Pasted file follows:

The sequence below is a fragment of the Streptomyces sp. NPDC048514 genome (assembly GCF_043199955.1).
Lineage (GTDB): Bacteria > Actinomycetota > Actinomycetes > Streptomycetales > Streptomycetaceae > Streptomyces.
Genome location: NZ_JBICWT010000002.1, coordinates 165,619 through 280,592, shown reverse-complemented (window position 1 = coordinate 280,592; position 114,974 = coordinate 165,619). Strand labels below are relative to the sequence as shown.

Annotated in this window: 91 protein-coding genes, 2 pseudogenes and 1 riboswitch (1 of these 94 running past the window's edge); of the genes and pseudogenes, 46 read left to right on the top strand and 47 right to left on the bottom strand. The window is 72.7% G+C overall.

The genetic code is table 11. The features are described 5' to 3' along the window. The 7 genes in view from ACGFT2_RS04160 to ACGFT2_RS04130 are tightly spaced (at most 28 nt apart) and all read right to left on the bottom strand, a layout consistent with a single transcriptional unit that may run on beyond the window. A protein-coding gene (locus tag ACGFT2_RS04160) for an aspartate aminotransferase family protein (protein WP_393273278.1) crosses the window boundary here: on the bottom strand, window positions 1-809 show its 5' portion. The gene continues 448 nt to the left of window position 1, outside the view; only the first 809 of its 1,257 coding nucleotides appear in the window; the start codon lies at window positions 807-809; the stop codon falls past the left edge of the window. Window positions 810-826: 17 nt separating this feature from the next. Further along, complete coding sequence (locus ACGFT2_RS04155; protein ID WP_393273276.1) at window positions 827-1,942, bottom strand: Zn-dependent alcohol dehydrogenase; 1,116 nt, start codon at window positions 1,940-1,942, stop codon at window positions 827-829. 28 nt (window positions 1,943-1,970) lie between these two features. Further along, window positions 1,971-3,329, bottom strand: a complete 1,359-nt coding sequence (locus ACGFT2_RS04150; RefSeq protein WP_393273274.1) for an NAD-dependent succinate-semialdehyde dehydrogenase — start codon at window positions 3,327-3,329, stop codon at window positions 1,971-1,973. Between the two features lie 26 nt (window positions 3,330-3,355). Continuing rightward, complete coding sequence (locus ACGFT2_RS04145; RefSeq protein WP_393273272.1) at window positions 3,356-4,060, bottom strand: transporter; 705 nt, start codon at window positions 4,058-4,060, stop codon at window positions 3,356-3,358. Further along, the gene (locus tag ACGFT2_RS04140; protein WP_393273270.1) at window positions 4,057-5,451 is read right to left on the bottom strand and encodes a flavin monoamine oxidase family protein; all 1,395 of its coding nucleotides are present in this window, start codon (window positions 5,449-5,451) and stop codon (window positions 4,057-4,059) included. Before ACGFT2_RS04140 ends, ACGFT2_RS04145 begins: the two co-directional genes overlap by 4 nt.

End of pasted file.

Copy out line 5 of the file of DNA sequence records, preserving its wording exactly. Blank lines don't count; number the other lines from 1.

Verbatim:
The genetic code is table 11. The features are described 5' to 3' along the window. The 7 genes in view from ACGFT2_RS04160 to ACGFT2_RS04130 are tightly spaced (at most 28 nt apart) and all read right to left on the bottom strand, a layout consistent with a single transcriptional unit that may run on beyond the window. A protein-coding gene (locus tag ACGFT2_RS04160) for an aspartate aminotransferase family protein (protein WP_393273278.1) crosses the window boundary here: on the bottom strand, window positions 1-809 show its 5' portion. The gene continues 448 nt to the left of window position 1, outside the view; only the first 809 of its 1,257 coding nucleotides appear in the window; the start codon lies at window positions 807-809; the stop codon falls past the left edge of the window. Window positions 810-826: 17 nt separating this feature from the next. Further along, complete coding sequence (locus ACGFT2_RS04155; protein ID WP_393273276.1) at window positions 827-1,942, bottom strand: Zn-dependent alcohol dehydrogenase; 1,116 nt, start codon at window positions 1,940-1,942, stop codon at window positions 827-829. 28 nt (window positions 1,943-1,970) lie between these two features. Further along, window positions 1,971-3,329, bottom strand: a complete 1,359-nt coding sequence (locus ACGFT2_RS04150; RefSeq protein WP_393273274.1) for an NAD-dependent succinate-semialdehyde dehydrogenase — start codon at window positions 3,327-3,329, stop codon at window positions 1,971-1,973. Between the two features lie 26 nt (window positions 3,330-3,355). Continuing rightward, complete coding sequence (locus ACGFT2_RS04145; RefSeq protein WP_393273272.1) at window positions 3,356-4,060, bottom strand: transporter; 705 nt, start codon at window positions 4,058-4,060, stop codon at window positions 3,356-3,358. Further along, the gene (locus tag ACGFT2_RS04140; protein WP_393273270.1) at window positions 4,057-5,451 is read right to left on the bottom strand and encodes a flavin monoamine oxidase family protein; all 1,395 of its coding nucleotides are present in this window, start codon (window positions 5,449-5,451) and stop codon (window positions 4,057-4,059) included. Before ACGFT2_RS04140 ends, ACGFT2_RS04145 begins: the two co-directional genes overlap by 4 nt.